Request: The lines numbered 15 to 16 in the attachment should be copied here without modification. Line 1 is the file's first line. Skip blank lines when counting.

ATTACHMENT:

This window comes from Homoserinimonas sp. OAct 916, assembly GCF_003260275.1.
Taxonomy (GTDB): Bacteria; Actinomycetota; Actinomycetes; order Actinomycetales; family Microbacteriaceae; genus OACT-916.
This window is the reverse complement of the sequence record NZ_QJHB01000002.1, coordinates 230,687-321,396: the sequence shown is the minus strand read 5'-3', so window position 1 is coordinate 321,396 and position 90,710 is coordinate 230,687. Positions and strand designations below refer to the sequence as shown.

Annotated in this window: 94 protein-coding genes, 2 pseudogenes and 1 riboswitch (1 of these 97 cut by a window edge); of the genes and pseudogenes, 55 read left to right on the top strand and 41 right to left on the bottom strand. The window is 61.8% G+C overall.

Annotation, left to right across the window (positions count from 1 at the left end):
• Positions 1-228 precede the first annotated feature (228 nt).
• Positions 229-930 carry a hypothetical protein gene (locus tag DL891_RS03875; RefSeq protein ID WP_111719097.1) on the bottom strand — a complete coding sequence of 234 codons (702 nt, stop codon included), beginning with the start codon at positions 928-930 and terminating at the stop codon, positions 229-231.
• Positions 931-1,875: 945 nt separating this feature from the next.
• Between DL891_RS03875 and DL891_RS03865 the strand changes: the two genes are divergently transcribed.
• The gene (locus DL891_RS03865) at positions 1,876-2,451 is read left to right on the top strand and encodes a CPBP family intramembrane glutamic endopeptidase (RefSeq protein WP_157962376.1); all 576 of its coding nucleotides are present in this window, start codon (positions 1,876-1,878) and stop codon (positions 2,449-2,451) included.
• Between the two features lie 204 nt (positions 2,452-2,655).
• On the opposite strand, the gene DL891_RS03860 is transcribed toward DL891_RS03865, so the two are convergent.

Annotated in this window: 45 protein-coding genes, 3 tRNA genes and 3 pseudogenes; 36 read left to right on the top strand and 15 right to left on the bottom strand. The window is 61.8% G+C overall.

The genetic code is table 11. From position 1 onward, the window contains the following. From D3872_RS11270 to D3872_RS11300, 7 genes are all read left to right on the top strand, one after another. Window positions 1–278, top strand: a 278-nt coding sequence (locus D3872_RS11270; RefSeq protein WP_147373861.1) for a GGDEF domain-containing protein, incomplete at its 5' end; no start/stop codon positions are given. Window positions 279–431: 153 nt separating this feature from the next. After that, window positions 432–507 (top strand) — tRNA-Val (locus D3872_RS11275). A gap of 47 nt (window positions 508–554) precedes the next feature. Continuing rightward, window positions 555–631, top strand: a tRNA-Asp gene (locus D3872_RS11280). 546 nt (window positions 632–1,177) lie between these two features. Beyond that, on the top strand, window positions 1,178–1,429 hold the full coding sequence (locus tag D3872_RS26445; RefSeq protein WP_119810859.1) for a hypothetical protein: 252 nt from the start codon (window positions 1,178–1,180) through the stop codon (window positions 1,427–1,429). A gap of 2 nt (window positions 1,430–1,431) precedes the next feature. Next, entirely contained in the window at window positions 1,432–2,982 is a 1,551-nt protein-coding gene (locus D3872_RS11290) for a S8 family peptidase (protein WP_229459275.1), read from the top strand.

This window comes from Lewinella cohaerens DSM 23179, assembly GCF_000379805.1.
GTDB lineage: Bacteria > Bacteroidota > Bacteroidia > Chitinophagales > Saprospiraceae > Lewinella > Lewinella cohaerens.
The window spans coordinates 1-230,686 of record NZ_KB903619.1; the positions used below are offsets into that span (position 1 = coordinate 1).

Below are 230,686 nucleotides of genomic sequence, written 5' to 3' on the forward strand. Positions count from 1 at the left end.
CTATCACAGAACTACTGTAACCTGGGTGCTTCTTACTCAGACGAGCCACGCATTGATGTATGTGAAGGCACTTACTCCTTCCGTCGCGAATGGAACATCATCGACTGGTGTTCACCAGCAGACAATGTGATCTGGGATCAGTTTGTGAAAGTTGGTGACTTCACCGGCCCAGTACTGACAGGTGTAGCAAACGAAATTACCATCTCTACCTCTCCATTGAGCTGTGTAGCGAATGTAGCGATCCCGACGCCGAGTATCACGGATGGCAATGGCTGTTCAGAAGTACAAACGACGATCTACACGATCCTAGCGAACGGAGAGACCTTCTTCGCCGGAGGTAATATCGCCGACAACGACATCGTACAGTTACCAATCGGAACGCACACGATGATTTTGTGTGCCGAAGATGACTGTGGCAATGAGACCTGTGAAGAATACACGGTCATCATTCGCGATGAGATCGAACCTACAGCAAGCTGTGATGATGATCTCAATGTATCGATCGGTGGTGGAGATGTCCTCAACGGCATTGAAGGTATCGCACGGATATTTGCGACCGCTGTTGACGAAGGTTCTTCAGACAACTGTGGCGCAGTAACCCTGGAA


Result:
This window comes from Lewinella cohaerens DSM 23179, assembly GCF_000379805.1.
GTDB lineage: Bacteria > Bacteroidota > Bacteroidia > Chitinophagales > Saprospiraceae > Lewinella > Lewinella cohaerens.